Portraits of blue-skies research at Carlsberg Laboratory

Portraits of blue-skies research at Carlsberg Laboratory

Claes Gausmann, yeast geneticist at Carlsberg Laboratory in Copenhagen, tells me that the problem with automating yeast research is akin to the problem with automating fly flipping as described by Jenny Bangham in her work on Drosophila stock centers. It should not be taken for granted that the individual organism—or colony, or bottle, either of which may for these purposes be understood as an “individual” insofar as they are assumed to represent a single type—is indeed a healthy representative in the way it must be to adequately perform its scientific role. Automated methods for perpetuating yeast colonies, like the large robotic colony picker Gausmann shows me, may appear to save a researcher time. Instead, they may cost time and endanger experimental results if the colonies they identify to replicate vary from what they are supposed to be.

This concern may be especially acute for researchers like Gausmann who work with the brewing industry because lager strains are especially prone to chromosome loss. Yeast colonies, visible white spots on agar surfaces, ideally develop from the replication of a single cell and its progeny to form a homogenous clonal population. If any one of those cells loses a chromosome along the way, the resulting colony will have a sectored appearance—a section of what would otherwise be a perfect circle will instead have a different, distinct morphology. An experienced yeast-worker can detect that phenotype and either avoid sampling yeast from that colony or use a very fine needle to dissect one clonal group from the other; Gausmann’s is made of platinum. An automated colony picker, however, may not be able to distinguish and avoid an abnormally shaped colony or may not be able to do so reliably; it certainly cannot derive the additional information from that aberrant that an experienced yeast biologist might. Also, automated colony pickers seem to break a lot.

Gausmann is the most recent member of a lineage of Carlsberg-based yeast researchers beginning with Emil Christian Hansen who, in 1883, publicized the first reports of a method for isolating a “pure culture” of brewers yeast. Hansen’s work famously yielded “Carlsberg bottom-fermenting yeast No. 1,” a reliable brewing strain which improved consistency and quality control at the brewery and established Carlsberg Laboratory as an internationally significant location for scientific research early in the institution’s history. Hansen’s reputation, and Carlsberg’s, stemmed from the capacity of this technique to make yeast singular and stable. In pioneering a strategy to improve beer by reducing the risk of off flavors or stuck ferments from less-than-capable yeast, therefore, Hansen also enabled yeast to become a “model” organism in the sense of a stable target for scientific explanation (Keller, 2003). Becoming a stable, reliable target for scientific explanation in turn enabled yeast to become a model organism in the more familiar sense of an organism assumed to have explanatory value for other less easily studied systems, as well as in the sense of an organism around which a community and shared set of resources have developed. Notwithstanding the many other developments necessary to enable Hansen’s, it is not too far a stretch to say that yeast genetics started with a glass of Danish beer.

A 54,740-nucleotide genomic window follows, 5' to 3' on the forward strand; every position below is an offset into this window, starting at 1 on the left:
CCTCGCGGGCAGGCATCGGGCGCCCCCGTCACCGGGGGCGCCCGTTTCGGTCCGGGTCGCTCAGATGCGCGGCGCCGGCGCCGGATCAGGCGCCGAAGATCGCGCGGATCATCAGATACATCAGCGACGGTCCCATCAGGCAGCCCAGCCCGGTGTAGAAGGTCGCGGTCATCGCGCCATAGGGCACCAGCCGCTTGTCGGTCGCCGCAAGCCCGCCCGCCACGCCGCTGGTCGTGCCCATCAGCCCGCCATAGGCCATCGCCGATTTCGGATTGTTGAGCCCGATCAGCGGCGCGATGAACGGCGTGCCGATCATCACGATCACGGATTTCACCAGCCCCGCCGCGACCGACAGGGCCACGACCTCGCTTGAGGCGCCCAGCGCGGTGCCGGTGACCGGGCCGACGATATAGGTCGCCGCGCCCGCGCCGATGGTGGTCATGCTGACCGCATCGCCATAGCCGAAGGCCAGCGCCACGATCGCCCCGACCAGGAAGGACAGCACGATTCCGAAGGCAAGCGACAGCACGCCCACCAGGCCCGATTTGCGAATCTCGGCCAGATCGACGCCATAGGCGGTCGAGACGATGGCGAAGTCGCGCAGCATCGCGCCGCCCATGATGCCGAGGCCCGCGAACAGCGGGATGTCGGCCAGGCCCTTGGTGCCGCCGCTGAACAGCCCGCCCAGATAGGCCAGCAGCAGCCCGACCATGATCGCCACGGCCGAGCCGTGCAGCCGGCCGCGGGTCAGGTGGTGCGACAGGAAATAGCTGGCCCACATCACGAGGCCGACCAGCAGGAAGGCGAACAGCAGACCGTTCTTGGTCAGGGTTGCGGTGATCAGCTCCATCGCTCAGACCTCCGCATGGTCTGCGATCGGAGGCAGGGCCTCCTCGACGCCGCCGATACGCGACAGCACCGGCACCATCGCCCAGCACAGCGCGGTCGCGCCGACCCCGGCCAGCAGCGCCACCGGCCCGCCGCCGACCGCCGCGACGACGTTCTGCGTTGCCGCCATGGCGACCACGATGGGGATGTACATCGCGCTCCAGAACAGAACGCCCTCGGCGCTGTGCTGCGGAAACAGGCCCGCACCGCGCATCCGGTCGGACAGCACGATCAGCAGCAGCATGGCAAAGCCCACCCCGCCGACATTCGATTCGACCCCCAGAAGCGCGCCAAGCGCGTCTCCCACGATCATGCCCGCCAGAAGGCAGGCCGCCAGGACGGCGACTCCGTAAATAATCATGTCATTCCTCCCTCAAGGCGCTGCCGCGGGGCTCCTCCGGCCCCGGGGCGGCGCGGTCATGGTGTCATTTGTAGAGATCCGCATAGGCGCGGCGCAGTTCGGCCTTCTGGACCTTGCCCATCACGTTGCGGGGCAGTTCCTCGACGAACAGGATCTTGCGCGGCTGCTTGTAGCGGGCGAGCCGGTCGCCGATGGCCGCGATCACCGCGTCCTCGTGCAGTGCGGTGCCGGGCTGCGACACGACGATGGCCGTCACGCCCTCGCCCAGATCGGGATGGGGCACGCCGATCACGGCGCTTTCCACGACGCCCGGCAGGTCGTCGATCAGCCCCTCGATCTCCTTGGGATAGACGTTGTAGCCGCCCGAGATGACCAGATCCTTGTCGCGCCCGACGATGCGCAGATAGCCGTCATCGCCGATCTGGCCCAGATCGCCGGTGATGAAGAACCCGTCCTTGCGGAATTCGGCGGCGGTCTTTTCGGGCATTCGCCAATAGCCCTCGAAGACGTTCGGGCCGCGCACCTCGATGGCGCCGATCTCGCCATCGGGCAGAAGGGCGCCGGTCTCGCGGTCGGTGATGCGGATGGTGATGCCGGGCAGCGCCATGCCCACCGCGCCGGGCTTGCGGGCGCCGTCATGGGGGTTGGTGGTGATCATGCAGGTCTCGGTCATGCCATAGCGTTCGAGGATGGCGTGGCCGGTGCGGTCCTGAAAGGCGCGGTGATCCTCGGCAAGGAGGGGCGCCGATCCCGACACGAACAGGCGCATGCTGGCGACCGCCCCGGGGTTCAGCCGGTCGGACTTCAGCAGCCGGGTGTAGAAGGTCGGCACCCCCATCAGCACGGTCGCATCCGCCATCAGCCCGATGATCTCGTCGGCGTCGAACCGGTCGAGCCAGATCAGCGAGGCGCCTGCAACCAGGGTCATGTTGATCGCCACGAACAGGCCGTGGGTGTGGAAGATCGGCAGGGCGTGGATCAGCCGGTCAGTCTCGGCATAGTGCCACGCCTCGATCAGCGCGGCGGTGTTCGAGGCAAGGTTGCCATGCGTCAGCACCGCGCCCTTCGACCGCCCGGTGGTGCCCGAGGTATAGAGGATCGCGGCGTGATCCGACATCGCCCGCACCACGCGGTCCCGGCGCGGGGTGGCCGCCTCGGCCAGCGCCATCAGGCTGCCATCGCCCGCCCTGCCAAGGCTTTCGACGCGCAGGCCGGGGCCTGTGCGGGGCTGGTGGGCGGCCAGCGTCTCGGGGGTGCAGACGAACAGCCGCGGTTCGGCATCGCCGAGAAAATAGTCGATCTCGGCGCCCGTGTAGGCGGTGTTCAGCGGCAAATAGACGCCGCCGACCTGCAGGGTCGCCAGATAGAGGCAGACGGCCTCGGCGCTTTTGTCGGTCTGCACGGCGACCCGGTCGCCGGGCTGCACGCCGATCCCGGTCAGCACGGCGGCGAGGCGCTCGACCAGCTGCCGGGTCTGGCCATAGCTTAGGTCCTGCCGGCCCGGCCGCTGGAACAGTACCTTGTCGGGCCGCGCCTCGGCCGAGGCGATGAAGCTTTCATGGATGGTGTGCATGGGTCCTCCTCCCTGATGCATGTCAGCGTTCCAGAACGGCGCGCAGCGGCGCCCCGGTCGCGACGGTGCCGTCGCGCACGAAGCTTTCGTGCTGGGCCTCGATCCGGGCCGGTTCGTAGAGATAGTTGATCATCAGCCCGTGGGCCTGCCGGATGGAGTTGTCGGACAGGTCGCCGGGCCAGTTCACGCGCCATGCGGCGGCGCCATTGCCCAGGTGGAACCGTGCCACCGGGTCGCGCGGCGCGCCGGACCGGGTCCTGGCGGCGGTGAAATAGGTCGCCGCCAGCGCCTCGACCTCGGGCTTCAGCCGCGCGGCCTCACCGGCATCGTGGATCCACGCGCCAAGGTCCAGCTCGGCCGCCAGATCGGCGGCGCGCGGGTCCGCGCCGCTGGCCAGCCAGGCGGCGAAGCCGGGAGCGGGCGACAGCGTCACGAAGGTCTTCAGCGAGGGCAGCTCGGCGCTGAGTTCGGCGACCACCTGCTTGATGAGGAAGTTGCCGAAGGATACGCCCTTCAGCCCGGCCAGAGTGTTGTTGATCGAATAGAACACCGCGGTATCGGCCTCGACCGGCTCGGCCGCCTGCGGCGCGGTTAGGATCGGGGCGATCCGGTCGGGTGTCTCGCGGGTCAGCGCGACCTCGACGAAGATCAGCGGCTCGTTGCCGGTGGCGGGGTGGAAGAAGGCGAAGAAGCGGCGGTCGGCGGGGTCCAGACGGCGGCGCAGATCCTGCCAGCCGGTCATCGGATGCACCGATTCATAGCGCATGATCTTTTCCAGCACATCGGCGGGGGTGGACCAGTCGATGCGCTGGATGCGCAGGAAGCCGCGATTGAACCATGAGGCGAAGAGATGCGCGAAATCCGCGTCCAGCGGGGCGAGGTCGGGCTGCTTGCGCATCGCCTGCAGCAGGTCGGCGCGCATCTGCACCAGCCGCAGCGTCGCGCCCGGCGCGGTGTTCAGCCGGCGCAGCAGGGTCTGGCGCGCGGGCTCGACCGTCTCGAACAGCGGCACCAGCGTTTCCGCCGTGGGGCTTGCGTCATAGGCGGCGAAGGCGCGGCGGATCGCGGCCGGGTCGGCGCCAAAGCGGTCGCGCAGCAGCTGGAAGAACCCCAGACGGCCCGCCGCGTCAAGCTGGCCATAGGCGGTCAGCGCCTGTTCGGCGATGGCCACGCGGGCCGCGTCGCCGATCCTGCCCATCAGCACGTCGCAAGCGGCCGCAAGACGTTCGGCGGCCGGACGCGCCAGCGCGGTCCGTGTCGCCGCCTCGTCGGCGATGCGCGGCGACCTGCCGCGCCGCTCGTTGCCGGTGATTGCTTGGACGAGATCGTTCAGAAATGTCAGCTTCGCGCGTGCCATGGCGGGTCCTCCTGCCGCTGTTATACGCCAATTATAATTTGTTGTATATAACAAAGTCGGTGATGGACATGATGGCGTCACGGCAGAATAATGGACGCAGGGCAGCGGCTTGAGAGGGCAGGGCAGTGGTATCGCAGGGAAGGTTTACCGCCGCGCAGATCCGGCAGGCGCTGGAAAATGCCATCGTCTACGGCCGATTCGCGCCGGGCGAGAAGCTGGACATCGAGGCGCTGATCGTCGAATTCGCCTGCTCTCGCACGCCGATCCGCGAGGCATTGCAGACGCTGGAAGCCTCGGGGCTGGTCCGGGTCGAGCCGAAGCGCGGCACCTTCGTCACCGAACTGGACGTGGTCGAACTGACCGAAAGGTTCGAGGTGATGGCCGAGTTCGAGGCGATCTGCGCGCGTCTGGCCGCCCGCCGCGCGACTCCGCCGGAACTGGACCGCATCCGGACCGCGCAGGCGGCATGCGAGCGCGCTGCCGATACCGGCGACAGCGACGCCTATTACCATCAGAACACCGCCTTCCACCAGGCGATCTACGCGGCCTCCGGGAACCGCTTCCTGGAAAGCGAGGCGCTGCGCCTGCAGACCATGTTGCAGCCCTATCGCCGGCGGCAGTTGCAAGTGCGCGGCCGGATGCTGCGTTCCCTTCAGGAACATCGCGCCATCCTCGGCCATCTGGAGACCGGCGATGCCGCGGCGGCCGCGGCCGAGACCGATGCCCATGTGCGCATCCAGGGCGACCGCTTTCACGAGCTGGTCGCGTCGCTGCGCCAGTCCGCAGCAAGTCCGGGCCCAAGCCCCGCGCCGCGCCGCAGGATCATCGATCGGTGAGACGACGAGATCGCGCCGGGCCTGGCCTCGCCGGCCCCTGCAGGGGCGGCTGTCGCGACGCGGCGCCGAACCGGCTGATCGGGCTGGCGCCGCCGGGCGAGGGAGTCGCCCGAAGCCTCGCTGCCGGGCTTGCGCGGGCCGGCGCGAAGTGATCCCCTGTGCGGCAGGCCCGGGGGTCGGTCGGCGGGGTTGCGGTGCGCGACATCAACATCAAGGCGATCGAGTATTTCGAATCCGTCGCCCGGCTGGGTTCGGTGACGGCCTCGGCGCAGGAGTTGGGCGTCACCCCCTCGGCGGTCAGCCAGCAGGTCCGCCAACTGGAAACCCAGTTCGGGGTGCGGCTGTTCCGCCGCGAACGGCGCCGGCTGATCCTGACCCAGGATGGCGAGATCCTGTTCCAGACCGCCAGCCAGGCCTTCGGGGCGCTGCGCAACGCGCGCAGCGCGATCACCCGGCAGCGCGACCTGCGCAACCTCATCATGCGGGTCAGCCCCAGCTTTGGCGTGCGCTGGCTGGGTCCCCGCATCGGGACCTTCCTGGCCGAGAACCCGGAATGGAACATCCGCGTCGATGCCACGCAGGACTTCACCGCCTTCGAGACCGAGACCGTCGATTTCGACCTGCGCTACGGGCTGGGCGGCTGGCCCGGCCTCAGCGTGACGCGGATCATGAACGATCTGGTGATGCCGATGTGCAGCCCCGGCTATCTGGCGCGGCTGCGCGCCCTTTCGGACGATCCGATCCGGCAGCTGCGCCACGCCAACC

Hansen’s work, Gausmann’s work, and even the work of the mostly-disused colony picking robot share a common orientation even beyond yeast. All endeavor to transform this organism—whose colloquial name was once applied to a process seen to be a mystical and uncontrollable force of nature—into a consistent, reliable, unchanging tool. Much the same can be said of many other model organisms. What sets yeast apart is what happens as I walk down the massive central staircase to the front door of the lab from the attic library, tying my scarf against the still-falling snow outside. Claes hands me a dark green plastic bag as he shakes my hand and shows me out. Inside is a bottle of Carlsberg’s Rebrew, a contemporary lager made with yeast propagated from a 133 year-old bottle found in Carlsberg’s cellars, presumably the strain which the company calls “the father to most beers in the world” because it was disseminated so widely. Rebrew proves to be as much a taste of history as one might hope: darker, sweeter, more filling and less “international” in style than its contemporary descendent. If drinking the beer doesn’t add to the data I collected at the Carlsberg library as such, it helps me understand how brewers yeast, the demands placed on it and the demands placed on the researchers who work with it, have changed in the intervening century. Yeast is never only a standardized research tool; it is always also the central mover in affective—and meaningful—sensory experiences.


Keller, Evelyn Fox. (2003). Making sense of life. Cambridge: Harvard University Press.

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